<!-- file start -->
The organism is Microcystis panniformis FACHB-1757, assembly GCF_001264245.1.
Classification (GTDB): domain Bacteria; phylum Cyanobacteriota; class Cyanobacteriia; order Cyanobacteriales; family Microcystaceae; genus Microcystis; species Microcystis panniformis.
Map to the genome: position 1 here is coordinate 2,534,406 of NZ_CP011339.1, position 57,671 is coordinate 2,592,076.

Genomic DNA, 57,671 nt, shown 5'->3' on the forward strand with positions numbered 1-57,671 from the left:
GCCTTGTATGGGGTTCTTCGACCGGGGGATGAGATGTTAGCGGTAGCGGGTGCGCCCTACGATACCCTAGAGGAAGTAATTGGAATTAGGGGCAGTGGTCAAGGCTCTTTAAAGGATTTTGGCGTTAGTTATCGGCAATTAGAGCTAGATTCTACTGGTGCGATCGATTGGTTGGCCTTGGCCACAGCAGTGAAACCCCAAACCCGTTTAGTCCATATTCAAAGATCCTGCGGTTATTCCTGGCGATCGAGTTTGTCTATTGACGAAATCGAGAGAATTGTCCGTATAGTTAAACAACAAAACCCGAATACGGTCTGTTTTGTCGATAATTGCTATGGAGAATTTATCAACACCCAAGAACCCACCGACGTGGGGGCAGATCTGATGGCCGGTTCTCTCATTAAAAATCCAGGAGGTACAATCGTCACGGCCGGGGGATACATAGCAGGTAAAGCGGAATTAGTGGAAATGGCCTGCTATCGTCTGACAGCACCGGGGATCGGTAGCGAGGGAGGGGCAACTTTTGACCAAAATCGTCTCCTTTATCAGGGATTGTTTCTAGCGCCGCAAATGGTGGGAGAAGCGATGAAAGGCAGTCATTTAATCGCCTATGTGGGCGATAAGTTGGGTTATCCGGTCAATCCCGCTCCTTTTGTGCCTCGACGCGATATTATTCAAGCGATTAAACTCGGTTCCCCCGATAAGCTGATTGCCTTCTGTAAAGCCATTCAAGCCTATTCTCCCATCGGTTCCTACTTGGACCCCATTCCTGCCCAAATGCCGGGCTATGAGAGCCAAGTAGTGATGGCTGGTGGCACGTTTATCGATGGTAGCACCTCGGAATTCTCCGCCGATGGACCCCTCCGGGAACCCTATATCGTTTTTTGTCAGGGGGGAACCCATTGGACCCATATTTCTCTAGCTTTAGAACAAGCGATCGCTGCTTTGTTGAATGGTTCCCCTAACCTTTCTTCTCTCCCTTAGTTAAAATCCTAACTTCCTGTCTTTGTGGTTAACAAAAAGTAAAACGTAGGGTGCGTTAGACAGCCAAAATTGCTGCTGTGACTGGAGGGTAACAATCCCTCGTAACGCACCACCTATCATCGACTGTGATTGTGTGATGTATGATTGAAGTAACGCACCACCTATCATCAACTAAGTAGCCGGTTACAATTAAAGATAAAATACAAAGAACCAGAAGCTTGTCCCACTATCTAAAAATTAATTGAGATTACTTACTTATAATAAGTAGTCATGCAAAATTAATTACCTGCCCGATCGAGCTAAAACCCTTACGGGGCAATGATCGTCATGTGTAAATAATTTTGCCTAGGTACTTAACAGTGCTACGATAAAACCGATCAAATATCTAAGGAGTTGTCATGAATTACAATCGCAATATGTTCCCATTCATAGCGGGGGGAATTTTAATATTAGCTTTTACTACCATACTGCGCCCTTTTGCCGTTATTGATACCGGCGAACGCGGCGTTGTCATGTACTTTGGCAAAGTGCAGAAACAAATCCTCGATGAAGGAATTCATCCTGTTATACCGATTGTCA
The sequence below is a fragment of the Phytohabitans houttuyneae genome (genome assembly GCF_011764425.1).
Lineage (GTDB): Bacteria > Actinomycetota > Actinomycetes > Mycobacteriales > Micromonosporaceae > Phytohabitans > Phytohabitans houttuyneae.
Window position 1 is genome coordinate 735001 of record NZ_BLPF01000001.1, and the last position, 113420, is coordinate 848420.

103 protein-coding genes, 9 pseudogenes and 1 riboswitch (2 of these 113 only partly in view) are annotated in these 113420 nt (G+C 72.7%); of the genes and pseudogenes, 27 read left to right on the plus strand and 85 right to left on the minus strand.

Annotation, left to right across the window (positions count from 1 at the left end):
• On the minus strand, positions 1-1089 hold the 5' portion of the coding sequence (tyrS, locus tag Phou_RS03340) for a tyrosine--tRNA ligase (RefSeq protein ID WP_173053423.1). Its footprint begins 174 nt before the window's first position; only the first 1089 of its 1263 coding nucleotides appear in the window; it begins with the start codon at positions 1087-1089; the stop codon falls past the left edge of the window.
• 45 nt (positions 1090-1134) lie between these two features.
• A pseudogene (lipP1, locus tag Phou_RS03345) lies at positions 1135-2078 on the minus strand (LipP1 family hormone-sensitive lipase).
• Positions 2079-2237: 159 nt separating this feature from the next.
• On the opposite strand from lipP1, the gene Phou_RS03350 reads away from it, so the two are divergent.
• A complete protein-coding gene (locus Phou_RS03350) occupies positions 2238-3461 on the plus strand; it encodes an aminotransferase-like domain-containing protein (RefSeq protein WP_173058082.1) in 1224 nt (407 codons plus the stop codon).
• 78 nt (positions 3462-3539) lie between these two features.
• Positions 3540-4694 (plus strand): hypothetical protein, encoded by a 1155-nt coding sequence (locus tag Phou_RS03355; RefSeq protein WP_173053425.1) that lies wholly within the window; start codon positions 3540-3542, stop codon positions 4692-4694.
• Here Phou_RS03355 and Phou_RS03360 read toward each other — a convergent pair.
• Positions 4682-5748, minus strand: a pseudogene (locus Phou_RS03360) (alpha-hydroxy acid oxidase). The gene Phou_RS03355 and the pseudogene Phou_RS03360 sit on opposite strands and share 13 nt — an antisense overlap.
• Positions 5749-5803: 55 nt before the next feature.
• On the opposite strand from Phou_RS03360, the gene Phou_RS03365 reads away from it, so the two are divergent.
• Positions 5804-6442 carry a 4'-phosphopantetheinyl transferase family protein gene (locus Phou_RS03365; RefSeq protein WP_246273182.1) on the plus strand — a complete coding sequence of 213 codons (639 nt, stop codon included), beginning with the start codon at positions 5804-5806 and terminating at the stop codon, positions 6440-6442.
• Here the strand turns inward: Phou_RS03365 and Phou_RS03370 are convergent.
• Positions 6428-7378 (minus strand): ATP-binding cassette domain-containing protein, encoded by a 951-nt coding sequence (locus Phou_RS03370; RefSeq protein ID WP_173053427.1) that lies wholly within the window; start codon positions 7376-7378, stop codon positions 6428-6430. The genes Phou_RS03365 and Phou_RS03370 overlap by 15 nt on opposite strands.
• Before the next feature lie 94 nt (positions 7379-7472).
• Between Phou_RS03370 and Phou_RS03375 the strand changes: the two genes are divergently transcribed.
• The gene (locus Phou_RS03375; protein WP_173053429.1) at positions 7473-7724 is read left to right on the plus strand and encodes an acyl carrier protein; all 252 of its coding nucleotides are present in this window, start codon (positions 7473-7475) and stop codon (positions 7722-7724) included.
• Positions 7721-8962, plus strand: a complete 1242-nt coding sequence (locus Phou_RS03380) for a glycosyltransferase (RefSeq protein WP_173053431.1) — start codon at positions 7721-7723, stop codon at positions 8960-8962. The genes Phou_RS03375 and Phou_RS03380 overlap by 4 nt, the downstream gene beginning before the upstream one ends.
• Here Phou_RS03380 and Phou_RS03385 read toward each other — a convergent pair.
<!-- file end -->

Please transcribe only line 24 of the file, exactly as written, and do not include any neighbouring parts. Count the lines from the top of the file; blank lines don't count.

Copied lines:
• Here the strand turns inward: Phou_RS03365 and Phou_RS03370 are convergent.